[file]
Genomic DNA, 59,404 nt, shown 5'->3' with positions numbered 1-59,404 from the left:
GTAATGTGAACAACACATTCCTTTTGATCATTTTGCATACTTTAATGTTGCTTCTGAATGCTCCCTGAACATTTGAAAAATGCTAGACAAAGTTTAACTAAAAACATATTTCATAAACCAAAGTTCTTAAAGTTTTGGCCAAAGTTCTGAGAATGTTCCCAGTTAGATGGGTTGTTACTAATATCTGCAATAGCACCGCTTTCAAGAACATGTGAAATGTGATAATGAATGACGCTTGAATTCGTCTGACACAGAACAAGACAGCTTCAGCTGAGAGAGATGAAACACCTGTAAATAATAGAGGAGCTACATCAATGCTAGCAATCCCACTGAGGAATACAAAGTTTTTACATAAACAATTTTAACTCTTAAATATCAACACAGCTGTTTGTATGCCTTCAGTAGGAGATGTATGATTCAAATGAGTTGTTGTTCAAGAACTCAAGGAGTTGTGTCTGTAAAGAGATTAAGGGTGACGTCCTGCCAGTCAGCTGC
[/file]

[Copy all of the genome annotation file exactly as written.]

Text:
Genomic DNA, 59,404 nt, shown 5'->3' with positions numbered 1-59,404 from the left:
GTAATGTGAACAACACATTCCTTTTGATCATTTTGCATACTTTAATGTTGCTTCTGAATGCTCCCTGAACATTTGAAAAATGCTAGACAAAGTTTAACTAAAAACATATTTCATAAACCAAAGTTCTTAAAGTTTTGGCCAAAGTTCTGAGAATGTTCCCAGTTAGATGGGTTGTTACTAATATCTGCAATAGCACCGCTTTCAAGAACATGTGAAATGTGATAATGAATGACGCTTGAATTCGTCTGACACAGAACAAGACAGCTTCAGCTGAGAGAGATGAAACACCTGTAAATAATAGAGGAGCTACATCAATGCTAGCAATCCCACTGAGGAATACAAAGTTTTTACATAAACAATTTTAACTCTTAAATATCAACACAGCTGTTTGTATGCCTTCAGTAGGAGATGTATGATTCAAATGAGTTGTTGTTCAAGAACTCAAGGAGTTGTGTCTGTAAAGAGATTAAGGGTGACGTCCTGCCAGTCAGCTGC